How To Help Your Dog Maintain Healthy Joints

After you have decided to give your dog glucosamine supplements to prevent your dog from developing a joint problem, it may seem easy to just continue the glucosamine supplements without any other attempts to prevent your dog from developing arthritis. However, there are many other things you can and should do to ensure your dog’s continued joint health. It is much easier and less painful to take preventative measures against arthritis than it is to treat arthritis pain after your dog has developed joint pain.

Regular exercise is the most important thing to do when trying to prevent your dog from developing arthritis. Exercise strengthens and maintains the muscles in your dog’s body, which in turn supports the joints.

It also strengthens the joints themselves. The exercise you and your pet engage in does not need to be rigorous; in fact, it is usually best to engage in low-impact exercise as opposed to overly rigorous exercise, since high-impact exercise can also cause joint problems in your dog. Simply taking your dog for a daily walk can be the best exercise. Thirty minutes of exercise per day is the recommended amount of exercise for dogs. However, there is no need to take one thirty-minute walk if your schedule doesn’t allow for it or if you or your dog have joint or muscle problems.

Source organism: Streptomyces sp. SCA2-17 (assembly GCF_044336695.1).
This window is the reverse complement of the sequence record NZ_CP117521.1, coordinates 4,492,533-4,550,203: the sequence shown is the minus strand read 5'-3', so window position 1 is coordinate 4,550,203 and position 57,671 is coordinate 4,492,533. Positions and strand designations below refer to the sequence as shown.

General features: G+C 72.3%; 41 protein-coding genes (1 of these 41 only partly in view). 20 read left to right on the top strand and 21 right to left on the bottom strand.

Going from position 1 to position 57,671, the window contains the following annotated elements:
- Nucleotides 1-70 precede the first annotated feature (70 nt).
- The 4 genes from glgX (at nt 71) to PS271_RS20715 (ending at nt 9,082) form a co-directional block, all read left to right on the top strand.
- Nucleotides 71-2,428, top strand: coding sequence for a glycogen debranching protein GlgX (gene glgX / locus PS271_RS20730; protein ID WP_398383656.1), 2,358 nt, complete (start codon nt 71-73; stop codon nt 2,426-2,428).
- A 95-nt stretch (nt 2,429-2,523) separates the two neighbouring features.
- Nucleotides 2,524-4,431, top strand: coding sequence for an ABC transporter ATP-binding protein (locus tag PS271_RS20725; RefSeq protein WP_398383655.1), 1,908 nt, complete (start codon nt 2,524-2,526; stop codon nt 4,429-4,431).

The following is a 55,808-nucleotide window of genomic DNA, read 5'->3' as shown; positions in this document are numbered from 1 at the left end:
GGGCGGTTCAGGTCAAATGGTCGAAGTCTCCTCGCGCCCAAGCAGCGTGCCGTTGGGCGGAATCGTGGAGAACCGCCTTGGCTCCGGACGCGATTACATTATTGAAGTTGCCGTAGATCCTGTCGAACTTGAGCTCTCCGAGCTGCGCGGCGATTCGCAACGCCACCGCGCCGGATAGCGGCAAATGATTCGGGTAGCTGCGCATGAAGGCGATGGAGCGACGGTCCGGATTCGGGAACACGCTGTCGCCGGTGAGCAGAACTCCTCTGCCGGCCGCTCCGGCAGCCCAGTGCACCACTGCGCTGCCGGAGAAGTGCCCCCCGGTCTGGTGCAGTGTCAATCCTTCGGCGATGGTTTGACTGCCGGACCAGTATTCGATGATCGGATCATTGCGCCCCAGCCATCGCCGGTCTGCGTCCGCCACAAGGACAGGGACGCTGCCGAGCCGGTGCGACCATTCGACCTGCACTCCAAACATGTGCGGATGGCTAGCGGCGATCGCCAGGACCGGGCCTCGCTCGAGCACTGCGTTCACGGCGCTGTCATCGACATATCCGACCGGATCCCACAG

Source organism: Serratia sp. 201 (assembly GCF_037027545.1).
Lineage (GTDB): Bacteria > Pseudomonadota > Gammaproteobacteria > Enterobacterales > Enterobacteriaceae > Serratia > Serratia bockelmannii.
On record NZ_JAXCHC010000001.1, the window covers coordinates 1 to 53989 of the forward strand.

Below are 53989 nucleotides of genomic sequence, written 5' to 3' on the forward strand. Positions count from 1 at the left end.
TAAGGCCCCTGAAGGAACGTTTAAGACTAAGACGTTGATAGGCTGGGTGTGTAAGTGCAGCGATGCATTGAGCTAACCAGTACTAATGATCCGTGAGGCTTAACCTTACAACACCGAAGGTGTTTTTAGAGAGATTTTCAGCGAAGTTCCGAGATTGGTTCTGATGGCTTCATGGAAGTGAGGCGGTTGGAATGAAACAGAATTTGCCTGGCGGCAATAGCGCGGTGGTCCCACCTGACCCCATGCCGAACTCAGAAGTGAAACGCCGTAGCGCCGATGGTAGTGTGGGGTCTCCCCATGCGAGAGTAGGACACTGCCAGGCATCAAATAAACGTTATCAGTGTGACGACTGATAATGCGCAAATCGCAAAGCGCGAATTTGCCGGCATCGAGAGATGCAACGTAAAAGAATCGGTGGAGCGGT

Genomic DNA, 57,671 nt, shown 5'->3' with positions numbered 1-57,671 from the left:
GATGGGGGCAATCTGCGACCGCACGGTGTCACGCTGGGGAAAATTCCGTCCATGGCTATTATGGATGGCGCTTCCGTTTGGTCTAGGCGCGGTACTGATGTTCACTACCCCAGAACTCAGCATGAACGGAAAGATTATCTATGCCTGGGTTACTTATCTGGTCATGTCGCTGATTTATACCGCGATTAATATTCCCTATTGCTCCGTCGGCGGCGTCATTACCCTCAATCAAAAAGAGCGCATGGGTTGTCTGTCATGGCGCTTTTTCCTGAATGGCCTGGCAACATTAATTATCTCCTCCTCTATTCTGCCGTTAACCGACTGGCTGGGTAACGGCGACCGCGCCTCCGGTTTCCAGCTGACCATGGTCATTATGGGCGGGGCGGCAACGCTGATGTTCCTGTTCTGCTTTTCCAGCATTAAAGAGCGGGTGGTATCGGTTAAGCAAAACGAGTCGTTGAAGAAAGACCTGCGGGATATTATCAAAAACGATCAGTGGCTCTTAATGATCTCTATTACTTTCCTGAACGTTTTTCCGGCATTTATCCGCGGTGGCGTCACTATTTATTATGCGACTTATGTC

Taking two fifteen-minute walks or three ten-minute walks is also acceptable, and may be less stressful for you and your dog, since shorter walks do not put as much strain on joints and muscles. Less pain during walks makes you and your dog more likely to enjoy the walks you take together. It is important to remember that exercise should not hurt; the “no pain, no gain” way of thinking can lead to serious injury. It is perfectly acceptable to slow down or stop if your dog is showing signs of discomfort. It is best to take a break to drink some water or sit down until your dog is ready to resume walking.

Other low-impact exercises such as swimming are excellent for dogs who have already developed joint pain, since they involve almost no pain and allow for a wide range of motion. The wider range of motion that swimming allows for helps to stretch the muscles even more than other exercises; the increased flexibility is important for joint health.

Dogs like to jump and run around. Your dog may sustain many small injuries over time as she plays over the course of her life.

These small injuries are usually repaired quickly by your dog’s body and are rarely apparent at the time that she sustains them, but such small injuries can cause problems for your dog later in her life. Small dogs in particular jump on and off furniture and run up and down stairs often, causing spinal and knee problems. Making sure your dog doesn’t jump around in such a way can help to prevent these kinds of small but frequent injuries and help her avoid developing spinal problems.

Regular exercise also helps control your dog’s weight, which is another crucial element of preventing your dog from developing joint problems. Excess weight places more stress on the joints, which can accelerate the degeneration of joints. If your dog already has joint pain, excess weight can increase the amount of pain he feels. In addition, body fat secretes hormones that cause or intensify pain.